Contributed by Ginny Oakes

On February 20, 2018

The Shaftesbury Snowdrop Festival

First of all, a little bit about Shaftesbury Snowdrops

Shaftesbury Snowdrops is a unique project to create Britain’s first ‘Snowdrop Town’. Shaftesbury is ideally located as a stopover point in the heart of the most beautiful snowdrop country in the South West. Their vision is to create a series of free and accessible snowdrop walks by planting hundreds of thousands of snowdrops within the publicly open spaces and along the pathways throughout the town to create a 21st century legacy for the local community and visitors to enjoy.

Shaftesbury is a rapidly growing town and they want to create a legacy that joins the new and the old, something that will last for hundreds of years into the future. The town also relies heavily on tourism. By creating these Snowdrop Walks they will be encouraging visitors to come to the town during the quiet winter period. Needless to say, the visual, spiritual and environmental benefits will be for everyone to enjoy.

They have also launched the Shaftesbury Snowdrops Heritage Collection with the aim of bringing together Galanthus species, hybrids and their cultivars to be held in trust in Shaftesbury for the enjoyment of visitors to the Shaftesbury Snowdrop Festival. The ultimate goal is to establish Shaftesbury as the home of a National Collection of snowdrops. For one week in February different events are held throughout the town as part of the Shaftesbury Snowdrop Festival. This includes an art exhibition, a market, museums open, walks and, the reason we were there, a Snowdrop Study, Sale and Social Day.

Our day amongst the snowdrops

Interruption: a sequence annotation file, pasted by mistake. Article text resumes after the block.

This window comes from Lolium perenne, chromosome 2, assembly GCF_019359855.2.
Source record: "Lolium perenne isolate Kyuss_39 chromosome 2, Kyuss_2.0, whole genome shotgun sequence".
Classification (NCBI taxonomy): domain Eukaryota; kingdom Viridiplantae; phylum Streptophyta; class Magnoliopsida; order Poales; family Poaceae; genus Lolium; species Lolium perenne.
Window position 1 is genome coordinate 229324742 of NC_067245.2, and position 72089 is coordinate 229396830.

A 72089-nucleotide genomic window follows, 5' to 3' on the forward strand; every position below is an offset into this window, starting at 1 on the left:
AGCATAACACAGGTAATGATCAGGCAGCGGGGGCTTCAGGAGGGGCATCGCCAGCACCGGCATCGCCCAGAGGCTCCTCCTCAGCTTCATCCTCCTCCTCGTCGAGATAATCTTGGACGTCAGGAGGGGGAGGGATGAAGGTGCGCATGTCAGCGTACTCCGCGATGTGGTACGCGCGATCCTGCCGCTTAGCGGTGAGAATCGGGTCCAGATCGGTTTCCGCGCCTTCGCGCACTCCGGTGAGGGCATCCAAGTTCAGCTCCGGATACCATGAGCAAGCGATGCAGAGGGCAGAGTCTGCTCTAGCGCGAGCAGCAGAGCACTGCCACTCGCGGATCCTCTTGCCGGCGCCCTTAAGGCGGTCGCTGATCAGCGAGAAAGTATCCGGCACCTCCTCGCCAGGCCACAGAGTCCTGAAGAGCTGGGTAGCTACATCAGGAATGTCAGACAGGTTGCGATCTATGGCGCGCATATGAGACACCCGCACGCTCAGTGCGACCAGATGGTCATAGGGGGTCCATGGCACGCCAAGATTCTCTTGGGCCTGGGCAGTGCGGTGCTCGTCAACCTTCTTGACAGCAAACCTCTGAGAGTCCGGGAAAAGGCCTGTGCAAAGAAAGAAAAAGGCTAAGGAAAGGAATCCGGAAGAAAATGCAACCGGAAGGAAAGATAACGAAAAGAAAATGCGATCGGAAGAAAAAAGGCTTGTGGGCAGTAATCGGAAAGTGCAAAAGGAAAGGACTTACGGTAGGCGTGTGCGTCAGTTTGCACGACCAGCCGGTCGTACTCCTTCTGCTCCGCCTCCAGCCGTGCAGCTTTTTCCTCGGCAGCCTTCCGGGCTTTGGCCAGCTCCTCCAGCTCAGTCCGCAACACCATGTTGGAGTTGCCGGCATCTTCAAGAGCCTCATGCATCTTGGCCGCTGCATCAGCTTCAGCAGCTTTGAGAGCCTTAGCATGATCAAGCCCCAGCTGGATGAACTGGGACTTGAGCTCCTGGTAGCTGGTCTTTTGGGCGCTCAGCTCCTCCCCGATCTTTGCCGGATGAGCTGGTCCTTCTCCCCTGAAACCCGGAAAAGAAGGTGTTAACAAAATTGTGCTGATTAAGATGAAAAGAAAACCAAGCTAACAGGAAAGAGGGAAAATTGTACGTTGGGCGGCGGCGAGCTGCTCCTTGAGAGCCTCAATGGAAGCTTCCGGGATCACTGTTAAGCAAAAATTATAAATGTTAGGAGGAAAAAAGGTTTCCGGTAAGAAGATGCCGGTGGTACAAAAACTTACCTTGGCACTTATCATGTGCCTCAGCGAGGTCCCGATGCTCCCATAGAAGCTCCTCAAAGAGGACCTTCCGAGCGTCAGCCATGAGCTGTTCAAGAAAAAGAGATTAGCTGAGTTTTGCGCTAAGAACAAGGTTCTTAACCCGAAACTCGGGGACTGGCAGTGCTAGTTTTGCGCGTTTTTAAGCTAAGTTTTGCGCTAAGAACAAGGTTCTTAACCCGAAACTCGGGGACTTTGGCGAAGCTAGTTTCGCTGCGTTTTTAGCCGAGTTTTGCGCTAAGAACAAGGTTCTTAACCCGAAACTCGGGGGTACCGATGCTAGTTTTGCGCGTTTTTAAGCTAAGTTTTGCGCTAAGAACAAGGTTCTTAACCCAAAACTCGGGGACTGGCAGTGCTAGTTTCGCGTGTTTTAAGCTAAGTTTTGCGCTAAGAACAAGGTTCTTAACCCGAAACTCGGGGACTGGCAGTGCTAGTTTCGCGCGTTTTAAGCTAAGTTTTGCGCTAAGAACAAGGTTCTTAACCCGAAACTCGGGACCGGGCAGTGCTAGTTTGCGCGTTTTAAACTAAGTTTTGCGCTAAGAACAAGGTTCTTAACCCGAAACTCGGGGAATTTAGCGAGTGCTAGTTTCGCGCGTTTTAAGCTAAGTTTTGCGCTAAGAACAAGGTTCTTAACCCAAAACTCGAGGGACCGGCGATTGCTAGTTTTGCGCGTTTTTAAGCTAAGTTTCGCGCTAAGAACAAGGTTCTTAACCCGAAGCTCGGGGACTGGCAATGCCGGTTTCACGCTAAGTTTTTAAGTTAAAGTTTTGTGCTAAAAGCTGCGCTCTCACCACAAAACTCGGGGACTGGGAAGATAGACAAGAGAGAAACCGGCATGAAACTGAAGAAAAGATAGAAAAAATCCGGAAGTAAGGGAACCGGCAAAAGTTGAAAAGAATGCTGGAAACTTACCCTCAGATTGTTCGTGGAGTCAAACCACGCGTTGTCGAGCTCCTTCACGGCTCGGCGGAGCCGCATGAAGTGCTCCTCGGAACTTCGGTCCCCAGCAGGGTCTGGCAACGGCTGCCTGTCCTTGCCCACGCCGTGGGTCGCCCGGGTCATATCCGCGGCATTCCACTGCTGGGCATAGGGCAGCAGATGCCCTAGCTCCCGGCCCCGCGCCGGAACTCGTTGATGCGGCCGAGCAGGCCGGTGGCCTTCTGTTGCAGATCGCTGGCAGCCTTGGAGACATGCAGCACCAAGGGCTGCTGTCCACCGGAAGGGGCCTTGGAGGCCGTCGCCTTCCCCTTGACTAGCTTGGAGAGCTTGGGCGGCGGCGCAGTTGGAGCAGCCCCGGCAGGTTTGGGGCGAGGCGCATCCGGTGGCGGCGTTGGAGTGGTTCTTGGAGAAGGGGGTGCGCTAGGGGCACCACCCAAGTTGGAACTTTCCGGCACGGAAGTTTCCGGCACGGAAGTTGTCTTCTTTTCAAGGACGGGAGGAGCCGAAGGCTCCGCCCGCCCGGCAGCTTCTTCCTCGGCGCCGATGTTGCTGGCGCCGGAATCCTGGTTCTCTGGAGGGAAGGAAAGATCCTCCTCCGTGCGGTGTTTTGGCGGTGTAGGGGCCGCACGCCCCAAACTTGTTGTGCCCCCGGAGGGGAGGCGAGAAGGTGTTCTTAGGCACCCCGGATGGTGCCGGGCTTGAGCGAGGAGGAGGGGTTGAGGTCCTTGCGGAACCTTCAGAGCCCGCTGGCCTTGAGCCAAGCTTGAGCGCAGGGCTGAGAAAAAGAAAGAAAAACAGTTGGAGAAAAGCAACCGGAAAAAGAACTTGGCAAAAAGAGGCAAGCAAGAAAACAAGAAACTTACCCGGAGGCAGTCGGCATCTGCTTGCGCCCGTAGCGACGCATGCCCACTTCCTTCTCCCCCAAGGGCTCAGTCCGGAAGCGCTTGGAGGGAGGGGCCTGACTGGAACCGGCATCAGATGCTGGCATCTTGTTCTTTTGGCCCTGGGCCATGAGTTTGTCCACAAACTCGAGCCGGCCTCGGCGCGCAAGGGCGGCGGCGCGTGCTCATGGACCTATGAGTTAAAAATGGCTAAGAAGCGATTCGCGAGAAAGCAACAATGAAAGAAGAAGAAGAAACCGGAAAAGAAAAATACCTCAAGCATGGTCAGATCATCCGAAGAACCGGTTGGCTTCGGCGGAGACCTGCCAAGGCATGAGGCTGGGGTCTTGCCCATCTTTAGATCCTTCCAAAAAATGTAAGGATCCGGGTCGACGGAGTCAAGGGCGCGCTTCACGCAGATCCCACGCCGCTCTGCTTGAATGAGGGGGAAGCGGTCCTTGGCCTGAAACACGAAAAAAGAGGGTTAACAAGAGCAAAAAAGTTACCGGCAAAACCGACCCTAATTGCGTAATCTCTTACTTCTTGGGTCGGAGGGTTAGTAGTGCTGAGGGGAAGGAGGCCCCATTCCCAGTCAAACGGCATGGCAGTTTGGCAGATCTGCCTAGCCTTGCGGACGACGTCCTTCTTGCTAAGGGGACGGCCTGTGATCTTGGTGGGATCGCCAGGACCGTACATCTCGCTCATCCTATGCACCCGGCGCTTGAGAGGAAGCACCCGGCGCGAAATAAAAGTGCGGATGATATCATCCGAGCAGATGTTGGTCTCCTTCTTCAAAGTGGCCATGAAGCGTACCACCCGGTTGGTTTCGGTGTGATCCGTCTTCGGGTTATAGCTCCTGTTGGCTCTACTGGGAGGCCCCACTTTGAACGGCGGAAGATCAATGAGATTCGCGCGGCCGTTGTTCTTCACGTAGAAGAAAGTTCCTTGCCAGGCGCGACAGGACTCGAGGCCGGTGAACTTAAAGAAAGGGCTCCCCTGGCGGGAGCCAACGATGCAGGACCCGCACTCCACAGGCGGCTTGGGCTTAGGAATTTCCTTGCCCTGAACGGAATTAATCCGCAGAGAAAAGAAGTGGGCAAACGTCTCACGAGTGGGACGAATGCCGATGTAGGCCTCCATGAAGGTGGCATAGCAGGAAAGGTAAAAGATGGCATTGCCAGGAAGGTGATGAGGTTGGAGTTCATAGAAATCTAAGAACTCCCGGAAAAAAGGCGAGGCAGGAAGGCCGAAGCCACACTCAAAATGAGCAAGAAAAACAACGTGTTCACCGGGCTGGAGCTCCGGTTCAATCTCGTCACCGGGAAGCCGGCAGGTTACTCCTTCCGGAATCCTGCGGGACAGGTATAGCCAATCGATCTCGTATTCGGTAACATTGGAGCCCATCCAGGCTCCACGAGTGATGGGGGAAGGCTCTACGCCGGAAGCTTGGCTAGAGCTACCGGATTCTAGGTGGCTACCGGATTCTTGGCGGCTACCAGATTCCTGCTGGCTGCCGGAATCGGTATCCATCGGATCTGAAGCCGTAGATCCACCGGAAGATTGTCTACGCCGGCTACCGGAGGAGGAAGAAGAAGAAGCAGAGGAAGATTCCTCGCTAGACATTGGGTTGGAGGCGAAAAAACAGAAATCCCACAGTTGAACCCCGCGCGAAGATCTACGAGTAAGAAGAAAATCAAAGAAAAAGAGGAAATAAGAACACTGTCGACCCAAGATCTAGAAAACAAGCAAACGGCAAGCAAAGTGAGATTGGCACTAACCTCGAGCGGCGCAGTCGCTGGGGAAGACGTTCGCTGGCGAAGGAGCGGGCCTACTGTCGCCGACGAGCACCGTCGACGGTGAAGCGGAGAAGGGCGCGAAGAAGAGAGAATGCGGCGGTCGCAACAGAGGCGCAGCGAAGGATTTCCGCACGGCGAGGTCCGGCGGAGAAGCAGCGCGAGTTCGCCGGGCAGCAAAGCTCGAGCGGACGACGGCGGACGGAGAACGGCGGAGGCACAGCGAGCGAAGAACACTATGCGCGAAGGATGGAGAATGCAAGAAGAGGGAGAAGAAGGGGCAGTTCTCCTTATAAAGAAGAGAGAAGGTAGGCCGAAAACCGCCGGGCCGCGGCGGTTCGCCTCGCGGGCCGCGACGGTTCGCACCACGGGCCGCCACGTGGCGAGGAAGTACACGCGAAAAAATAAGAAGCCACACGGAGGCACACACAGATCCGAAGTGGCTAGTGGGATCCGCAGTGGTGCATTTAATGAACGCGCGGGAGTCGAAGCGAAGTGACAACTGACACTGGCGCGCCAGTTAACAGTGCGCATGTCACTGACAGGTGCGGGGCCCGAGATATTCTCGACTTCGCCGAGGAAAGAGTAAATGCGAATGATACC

My companions, Anne, Karin and Sue had all been before but it was new to me and, I must say, I found the whole event delightful. Apart from the rain, which did rather spoil any outdoor activities – but most of the day was inside so that was fine. Have you ever been to Shaftesbury? I travelled west across Cranborne Chase and, although I’d seen the squiggles on the map, that didn’t quite prepare me for the “bendiest one mile stretch of road in Great Britain”! You can go down the zig-zag hill for yourself thanks to YouTube, should you want to. We were given a very warm welcome with coffee and biscuits and a chance to get our bearings and prepare for the day ahead. The others, having been before and being ‘in the know’, had found and reserved seats for the upcoming talks. The auditorium, which has banked and very comfortable seating, has only one problem – it’s very dark, so notes were somewhat haphazard! First up was Kevin Hughes to talk about ‘Snowdrops and Their Bedmates’. Kevin is well-known to Kent members, in fact he is coming to speak to us in April. He talked about all the plants that can be grown with snowdrops, from deciduous trees, which keep the soil from being too wet in the summer, through shrubs such as magnolias down to crocus, narcissus and aconites. It was then the turn of Joe Sharman with ‘Yellow Snowdrops – A Jaundiced View’. He told us about the genetics involved in the breeding of yellow snowdrops, some of the crosses he has undertaken and the outcome of his experiments – some good, some not so good. He also explained how the yellow colour can vary depending on the amount of iron in the soil, different conditions of light and shade and various other factors. But what struck me most forcibly was the length of time from doing the cross to finding out what the resultant seedlings are like (five years), deciding which crosses to do next and waiting for the outcome (another five years), making sure you’ve got something worthwhile and bulking it up for sale (another five years) – he has the patience of a saint! All we have to do is go and buy the results of that work and waiting. And that’s just what we did next.